Workplace Support for Breastfeeding Mothers

March 27, 2015

By Caroline Wangui Wainaina, Intern, APHRC

Breastfeeding practice has been attributed to the well being of newborns and infants with studies showing long term effects of breastfeeding on child’s health (Koletzko et.al eds.2000). Research has shown that breast milk has immune boosters that are important in protecting the child from diseases like respiratory infections, diarrhea, lifestyle diseases like diabetes and hypertension (Eidelman et.al 2012). A lot of research and interventions have been done in the low income populations with the aim of advocating for exclusive breastfeeding. Even with all the interventions available, the percentage of babies exclusively breastfeeding in Kenya remains wanting at 32% (KNBS 2008).

Challenges to EBF have included work place support which has been mentioned in various studies conducted in Kenya. This has been cited as a need by mothers to enable them achieve the six months recommended EBF. The need for facilities for expressing and storing breast milk, provision of breastfeeding breaks and flexible time have been shown to be instrumental to breastfeeding practice (Hawkins et.al 2007).

APHRC recently engaged middle income mothers in Nairobi, Kenya on the challenges they face with regards to breast feeding through participatory action research. This research involved focus group discussions and in-depth interviews with working and stay at home mothers. The main challenges to exclusive breastfeeding or breastfeeding in general mentioned by working mothers included the transition of going back to work after the end of maternity leave, including being forced to wake up early in the morning to express breast milk to leave behind for the baby, lack of space at work place to express breast milk during the day and having to do this in odd places including in store rooms, toilets, inside private offices and the parking lot. The issue of storage was indicated as another challenge with others leaving the milk in the car in bottle warmers. There are no designated refrigeration facilities at the work place and there is usually objection to using the fridge used for general storage by colleagues.

“there was a server room but I felt it will be weird, what is this person doing in the server room all that time, then also how to store it there is a fridge but I was wondering what if someone opens in and wonders what this is so I used to keep it in the car but I used to get worried what if it spoils in the car.(IDI with Middle Income Working Mother, Nairobi)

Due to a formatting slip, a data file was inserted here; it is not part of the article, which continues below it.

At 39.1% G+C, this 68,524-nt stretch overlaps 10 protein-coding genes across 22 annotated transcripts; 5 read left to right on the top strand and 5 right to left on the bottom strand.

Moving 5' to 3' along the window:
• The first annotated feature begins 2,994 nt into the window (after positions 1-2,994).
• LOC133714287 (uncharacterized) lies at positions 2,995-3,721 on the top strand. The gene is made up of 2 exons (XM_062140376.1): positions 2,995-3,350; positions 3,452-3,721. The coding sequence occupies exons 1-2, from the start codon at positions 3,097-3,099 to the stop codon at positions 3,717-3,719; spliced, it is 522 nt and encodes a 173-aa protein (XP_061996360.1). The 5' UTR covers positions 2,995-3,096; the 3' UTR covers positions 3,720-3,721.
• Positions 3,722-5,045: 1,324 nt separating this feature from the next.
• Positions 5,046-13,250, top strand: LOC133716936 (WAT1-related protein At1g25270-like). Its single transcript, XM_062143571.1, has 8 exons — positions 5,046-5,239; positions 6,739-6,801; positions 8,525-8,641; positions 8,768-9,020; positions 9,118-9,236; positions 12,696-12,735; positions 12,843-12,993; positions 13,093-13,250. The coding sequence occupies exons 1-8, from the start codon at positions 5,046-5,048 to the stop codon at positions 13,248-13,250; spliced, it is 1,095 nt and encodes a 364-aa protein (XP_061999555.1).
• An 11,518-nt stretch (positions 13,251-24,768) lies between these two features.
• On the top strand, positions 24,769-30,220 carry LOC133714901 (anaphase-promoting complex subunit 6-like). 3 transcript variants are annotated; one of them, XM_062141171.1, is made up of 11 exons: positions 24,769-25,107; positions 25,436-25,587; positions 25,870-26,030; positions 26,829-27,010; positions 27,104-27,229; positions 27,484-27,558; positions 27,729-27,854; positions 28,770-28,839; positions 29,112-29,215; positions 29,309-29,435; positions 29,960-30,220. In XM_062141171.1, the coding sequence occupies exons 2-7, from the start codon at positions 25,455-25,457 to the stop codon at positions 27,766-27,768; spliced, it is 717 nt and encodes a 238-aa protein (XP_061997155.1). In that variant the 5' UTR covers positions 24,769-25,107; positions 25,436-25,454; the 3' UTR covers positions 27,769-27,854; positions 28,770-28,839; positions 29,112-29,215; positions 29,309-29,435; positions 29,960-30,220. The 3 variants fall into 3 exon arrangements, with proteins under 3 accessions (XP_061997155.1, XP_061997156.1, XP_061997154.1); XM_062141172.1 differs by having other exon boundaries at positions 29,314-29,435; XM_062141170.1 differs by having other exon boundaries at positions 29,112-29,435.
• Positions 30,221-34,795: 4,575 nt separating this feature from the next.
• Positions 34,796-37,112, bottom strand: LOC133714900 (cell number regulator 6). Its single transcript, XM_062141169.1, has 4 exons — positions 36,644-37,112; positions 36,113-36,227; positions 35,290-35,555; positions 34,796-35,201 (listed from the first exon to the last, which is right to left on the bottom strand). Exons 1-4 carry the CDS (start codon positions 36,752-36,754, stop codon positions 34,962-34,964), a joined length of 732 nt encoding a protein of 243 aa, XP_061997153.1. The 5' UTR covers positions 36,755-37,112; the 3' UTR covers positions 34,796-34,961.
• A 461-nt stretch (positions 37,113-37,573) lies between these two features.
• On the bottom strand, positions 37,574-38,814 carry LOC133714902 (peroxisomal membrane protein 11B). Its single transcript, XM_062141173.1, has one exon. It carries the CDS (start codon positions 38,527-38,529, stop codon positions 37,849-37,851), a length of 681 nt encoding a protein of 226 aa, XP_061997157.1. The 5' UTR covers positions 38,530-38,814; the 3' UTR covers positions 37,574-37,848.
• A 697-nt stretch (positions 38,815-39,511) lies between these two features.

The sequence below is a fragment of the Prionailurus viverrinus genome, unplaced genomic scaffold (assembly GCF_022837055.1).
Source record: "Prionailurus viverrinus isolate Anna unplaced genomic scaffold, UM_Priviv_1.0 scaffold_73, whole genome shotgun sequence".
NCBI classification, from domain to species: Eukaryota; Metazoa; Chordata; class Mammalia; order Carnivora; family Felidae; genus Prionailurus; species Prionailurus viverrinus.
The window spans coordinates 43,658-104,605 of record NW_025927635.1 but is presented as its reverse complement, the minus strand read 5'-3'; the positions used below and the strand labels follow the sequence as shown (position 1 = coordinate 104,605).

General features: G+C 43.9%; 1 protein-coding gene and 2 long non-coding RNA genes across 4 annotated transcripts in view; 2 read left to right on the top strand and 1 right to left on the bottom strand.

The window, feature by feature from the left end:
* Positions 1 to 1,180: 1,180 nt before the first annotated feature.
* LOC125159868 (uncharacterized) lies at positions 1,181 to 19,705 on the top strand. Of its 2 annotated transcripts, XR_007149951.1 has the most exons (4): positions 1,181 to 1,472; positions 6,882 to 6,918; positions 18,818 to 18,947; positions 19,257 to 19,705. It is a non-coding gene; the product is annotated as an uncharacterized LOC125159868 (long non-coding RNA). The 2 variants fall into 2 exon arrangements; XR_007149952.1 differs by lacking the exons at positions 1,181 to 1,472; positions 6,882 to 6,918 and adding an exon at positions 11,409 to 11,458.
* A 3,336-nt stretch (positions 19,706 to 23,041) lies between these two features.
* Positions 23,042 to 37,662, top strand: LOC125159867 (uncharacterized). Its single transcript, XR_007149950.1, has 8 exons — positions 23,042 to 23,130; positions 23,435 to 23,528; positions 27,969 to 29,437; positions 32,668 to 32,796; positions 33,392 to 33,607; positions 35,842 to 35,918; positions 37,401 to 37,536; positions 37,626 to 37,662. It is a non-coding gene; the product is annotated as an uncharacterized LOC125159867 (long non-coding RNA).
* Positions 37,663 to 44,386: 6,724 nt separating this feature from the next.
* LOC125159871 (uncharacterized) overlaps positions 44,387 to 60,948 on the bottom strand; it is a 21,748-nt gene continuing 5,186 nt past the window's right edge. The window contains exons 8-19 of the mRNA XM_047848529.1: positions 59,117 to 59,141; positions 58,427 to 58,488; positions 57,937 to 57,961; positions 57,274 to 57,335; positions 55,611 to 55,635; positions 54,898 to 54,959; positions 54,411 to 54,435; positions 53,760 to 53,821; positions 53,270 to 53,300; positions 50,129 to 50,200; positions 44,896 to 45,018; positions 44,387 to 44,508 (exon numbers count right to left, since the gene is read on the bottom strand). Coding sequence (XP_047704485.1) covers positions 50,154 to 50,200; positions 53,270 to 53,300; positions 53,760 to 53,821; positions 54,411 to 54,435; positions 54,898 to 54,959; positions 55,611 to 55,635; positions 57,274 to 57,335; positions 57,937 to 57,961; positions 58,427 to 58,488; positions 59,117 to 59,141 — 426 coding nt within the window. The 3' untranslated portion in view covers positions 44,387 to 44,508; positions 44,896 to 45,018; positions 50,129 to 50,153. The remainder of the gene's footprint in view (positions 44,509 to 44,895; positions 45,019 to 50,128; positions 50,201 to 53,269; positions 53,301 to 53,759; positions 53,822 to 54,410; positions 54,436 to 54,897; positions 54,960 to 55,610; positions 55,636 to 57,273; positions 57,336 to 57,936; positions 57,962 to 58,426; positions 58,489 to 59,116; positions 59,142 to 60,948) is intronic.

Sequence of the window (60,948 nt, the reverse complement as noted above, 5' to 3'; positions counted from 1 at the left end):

“I was given three months and when I went back it was hectic since I wanted my child to go for six months, so I had the pump I would wake up at 3 am to pump since I had a lot of milk so I would wake up at 3 to make sure that I prepare everything for the baby so that I just leave the house gal just taking care of her”. (FGD Kilimani mums, online community)

The decrease in the frequency to breastfeed has been shown to lead to reduction in breast milk production (Kent, et.al 2012). This was also observed by most of the mothers who indicated that the frequency of breastfeeding and expressing of breast milk had reduced and this had affected milk production causing them to introduce infant formula supplementation. This infant formula has been shown to have adverse effects on the infants’ digestive system as well as the immune system (Duijts et.al 2010).

 “Not exclusively, at some point I had to supplement with the formula especially when I came back to work and I had to pump, now what I was pumping it was not as much as before because it is stimulated by breastfeeding and now he was just breastfeeding in the morning and evening”. (IDI with Middle Income Working Mother, Nairobi)

The issue of maternity leave was also mentioned by all the working mothers interviewed, this ranged from the maternity leave being short to mothers being made to work while on maternity leave. The duration of the maternity leave has been referred to in various articles and it has been shown to be a factor for early cessation of EBF and whole breastfeeding practice (Ogbuanu 2011). The three months that are normally given for maternity leave to mothers in Kenya were shown not to be adequate for proper recovery especially for the mothers with preterm babies, those who had undergone caesarean section deliveries and those with other post partum complications.

 “I had a pre-term baby and by the time I was coming back to work my baby was 3.5 kgs that is a new born because I had already taken maternity leave and I had already exhausted my annual leave, so I had no option but to come back”. (FGD, Middle Income Working Mothers, Nairobi)

The working mothers expressed effect of work related stress on their milk production. This was due to the hours at work, away from the baby as well as the transition back to work. Mothers underscored the need for work place support including flexi-time to allow more interaction with their babies.